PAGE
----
Hello. I’m working with an academic who is considering Pressbooks as a platform for publishing his Maths book. He is asking if Pressbooks supports the use of ‘dropdown’ boxes in the main body of the text so that he can pose the reader a question, they can consider their response, and then click to display the solution. Apparently this feature is available in Jupyter Books. Does anyone have any experience of incorporating this type of functionality in Pressbooks? Many thanks
Something like this is in Pressbooks, but not out of the box. To do this, you would need to install the “Lumen Learning Shortcode Handler”
This extra plugin that is in the Pressbooks repository would allow you to add shortcodes to the textbook, which would allow you to have the hidden answers that you are looking for.
(Pressbooks used to struggle if shortcodes were nestled inside other shortcodes. Since this is a math book, you might want to be aware of this issue and use the $latex $ start and end codes for mathjax instead of the [latex][/latex] shortcode style.)
Thank you Ed, that’s helpful. I’ll pass this info onto our colleague.
This may be what you need:
I used it in https://wisc.pb.unizin.org/agent-based-evolutionary-game-dynamics/chapter/1-4/ without any problems. Please, search for “computation of” to see the results.
The code I inserted is the following:
<details><summary>Computation of $q(x)$</summary> HIDDEN TEXT </details>
And the result:
Computation of $q(x)$HIDDEN TEXT
That’s excellent Luis, thank you, and I think that’s exactly what we need
That’s helpful, but the reason why I would use the Pressbooks Shortcode plugin over the pure HTML method that you describe is that there is a logical fallback for all of the Pressbooks exports like PDF and EPUB. If we use their plugins instead of advanced HTML wizardry, then I know the interactive will have a logical fallback in PDF and EPUB.
Thanks a lot for pointing that out. That’s a very important point but, from my ignorance, I would think that -precisely because of that- it is important to ensure that standard HTML tags (HTML Standard) have a logical fallback in PDF and EPUB (right now
details does have a logical fallback in PressBooks and I would expect this to continue, as it is standard HTML).
I would be very interested to know what’s the official PressBooks advice on how to implement this.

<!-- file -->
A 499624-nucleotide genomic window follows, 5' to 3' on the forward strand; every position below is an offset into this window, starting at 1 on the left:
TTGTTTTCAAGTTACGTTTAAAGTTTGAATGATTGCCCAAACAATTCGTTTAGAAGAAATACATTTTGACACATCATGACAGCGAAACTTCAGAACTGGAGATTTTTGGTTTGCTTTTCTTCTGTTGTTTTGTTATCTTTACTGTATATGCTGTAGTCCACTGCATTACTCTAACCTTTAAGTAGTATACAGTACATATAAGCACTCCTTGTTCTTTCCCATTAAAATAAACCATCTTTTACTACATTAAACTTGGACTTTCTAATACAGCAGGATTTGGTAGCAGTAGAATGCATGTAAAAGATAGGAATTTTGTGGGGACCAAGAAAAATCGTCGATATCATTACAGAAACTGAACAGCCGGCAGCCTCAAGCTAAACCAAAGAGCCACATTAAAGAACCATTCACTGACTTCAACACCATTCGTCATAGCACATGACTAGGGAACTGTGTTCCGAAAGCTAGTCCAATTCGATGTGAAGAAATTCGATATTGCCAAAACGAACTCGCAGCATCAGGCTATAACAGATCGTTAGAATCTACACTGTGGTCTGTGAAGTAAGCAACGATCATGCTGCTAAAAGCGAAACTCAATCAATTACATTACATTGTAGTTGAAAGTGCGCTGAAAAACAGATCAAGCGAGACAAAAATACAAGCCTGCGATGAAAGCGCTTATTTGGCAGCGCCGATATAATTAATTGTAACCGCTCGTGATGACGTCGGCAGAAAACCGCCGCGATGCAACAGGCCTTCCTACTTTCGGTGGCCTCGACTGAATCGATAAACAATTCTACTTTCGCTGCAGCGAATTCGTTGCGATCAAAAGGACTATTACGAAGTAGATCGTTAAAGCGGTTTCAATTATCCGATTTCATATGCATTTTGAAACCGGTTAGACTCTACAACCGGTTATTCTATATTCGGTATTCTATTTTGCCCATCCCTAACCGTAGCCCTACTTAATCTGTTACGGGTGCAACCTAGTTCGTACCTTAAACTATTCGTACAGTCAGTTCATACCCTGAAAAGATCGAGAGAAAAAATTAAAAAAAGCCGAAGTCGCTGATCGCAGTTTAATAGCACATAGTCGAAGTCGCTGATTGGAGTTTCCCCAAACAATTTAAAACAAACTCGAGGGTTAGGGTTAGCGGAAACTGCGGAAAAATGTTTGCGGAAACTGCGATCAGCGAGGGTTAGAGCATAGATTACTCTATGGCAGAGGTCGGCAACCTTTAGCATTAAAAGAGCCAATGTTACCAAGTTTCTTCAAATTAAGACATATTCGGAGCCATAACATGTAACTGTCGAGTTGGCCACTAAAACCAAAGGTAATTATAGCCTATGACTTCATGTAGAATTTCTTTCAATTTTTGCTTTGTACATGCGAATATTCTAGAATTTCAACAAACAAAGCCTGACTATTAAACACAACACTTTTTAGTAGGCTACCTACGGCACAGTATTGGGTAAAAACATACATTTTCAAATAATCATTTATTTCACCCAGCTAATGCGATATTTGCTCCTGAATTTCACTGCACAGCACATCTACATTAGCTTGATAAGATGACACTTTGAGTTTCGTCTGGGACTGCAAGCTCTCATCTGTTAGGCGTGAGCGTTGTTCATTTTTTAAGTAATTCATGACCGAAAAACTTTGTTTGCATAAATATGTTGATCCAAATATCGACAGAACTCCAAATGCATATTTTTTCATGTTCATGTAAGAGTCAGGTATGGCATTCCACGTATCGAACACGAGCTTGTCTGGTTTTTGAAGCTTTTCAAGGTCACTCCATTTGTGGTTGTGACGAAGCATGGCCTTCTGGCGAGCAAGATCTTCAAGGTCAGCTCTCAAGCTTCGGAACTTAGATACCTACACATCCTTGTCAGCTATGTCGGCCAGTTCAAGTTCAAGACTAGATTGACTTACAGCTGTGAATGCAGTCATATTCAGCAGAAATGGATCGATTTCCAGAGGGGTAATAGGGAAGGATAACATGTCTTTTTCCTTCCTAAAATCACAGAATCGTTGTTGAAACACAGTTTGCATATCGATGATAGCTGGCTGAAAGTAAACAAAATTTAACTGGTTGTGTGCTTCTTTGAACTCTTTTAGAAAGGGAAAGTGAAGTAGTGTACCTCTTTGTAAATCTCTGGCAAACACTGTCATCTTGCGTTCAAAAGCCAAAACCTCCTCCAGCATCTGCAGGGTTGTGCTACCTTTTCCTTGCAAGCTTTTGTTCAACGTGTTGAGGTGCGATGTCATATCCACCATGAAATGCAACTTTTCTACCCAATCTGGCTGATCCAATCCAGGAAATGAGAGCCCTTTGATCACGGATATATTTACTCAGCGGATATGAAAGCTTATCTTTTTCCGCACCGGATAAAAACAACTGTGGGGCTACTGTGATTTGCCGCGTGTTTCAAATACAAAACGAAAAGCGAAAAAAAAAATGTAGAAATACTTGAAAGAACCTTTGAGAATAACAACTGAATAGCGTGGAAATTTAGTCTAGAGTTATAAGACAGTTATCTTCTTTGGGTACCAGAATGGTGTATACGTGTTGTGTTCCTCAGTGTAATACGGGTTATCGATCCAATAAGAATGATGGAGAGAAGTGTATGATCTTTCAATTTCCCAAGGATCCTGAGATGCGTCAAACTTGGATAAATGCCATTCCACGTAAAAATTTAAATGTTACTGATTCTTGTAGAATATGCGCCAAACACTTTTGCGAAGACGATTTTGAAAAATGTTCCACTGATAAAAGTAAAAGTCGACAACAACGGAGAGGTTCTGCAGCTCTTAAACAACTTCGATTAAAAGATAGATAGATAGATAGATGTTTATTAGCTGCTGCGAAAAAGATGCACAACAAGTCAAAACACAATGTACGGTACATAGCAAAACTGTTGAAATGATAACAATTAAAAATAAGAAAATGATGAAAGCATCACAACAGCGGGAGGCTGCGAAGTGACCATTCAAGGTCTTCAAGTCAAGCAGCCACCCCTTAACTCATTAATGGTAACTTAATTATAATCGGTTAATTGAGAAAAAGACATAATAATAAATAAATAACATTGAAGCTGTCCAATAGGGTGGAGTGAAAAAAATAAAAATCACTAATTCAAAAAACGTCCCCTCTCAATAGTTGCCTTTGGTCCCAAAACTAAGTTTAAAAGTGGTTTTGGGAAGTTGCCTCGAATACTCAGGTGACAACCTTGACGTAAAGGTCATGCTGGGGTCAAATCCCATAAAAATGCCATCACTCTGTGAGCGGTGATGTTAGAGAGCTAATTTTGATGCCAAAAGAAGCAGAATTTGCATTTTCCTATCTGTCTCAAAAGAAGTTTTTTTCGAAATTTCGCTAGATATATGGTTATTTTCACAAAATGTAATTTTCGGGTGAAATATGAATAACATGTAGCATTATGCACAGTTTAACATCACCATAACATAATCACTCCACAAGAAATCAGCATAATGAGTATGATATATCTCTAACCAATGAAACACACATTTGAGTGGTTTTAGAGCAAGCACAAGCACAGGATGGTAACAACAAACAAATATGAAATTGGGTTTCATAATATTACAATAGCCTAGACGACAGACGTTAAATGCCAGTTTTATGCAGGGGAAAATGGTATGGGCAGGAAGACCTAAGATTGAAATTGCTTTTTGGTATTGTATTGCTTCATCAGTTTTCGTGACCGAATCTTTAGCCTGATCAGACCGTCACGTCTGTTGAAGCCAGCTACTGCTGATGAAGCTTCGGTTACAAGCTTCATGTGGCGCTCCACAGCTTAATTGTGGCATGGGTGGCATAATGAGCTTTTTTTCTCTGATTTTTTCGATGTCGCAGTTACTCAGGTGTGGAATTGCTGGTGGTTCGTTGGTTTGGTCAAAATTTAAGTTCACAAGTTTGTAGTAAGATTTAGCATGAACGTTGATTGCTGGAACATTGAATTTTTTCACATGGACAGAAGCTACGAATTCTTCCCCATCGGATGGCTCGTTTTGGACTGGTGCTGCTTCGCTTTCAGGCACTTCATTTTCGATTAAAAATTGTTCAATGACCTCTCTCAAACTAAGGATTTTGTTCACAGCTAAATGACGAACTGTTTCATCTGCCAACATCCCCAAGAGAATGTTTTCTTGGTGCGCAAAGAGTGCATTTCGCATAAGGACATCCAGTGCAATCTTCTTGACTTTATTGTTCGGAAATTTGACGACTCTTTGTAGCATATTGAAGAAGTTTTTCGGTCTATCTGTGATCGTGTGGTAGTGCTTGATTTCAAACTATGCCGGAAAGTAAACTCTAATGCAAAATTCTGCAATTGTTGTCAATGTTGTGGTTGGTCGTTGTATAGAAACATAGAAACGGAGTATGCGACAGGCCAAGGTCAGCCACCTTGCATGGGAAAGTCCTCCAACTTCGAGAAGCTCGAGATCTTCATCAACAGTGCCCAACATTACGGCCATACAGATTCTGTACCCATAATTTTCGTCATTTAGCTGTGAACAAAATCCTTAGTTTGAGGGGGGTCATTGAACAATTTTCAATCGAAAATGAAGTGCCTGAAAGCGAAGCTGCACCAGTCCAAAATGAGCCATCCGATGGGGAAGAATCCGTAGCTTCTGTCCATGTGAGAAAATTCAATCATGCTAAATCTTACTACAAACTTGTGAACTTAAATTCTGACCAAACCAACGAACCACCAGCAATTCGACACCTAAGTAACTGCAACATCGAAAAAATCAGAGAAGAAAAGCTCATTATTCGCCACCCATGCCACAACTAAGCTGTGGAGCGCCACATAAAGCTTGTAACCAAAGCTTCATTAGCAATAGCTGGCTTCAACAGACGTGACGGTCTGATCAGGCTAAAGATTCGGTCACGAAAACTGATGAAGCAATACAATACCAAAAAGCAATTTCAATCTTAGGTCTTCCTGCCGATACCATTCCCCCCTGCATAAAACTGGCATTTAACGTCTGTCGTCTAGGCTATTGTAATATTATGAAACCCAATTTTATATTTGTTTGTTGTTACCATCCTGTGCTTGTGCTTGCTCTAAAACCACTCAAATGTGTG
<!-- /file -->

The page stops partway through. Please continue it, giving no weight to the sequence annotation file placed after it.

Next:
@beckej and @lrizquierdo you’re both correct — I believe that both of these methods actually result in an identical
details HTML element in the resulting output. The Lumen plugin Ed referenced uses shortcodes to generate a details/summary element: lumenlearning-shortcode-handler/pressbooks-shortcode-handler.php at 67ad11bde3557466e3ea19fcd16e83a6478d8d77 · pressbooks/lumenlearning-shortcode-handler · GitHub.
I’m quoting from memory because it’s been a while, but I believe that
details elements are shown in their expanded form in PDF exports formats (you can’t toggle show/hide in a PDF, to the best of my knowledge). The trickiest part here is that there isn’t a button in the visual editor that lets you construct a
details element — you have to switch to the text tab and manually construct the HTML.
Also — hello again Luis, old friend. I hope you’re well!
Thanks a lot, my dear old friend @SteelWagstaff ! As helpful and as super-nice as always!
I confirm that in PDF and EPUB exports, the
details elements are shown in their expanded form.
I hope you’re doing great Steel!
@HelenMoore I also endorse the use of the details tag and can confirm that they show up full open (expanded) in the PDF export.
Yes, you have to pop into the text editor to set it up, but it’s also pretty easy to see what you’re doing after you pop back into the RCE.
Here’s more on the details element from the Mozilla’s Developer Network.
We use the details tag as part of a video debrief after embedded videos so that readers don’t necessarily see the answer on the page waiting for them, they have to click. Here’s an example in our child development webbook on a video “Let’s Talk About Math: Everyday Fun with Addition and Subtraction” with 2 questions following the video.
Happy Pi Day!
Cheers - Shar
Thank you very much Shar, and your example is very helpful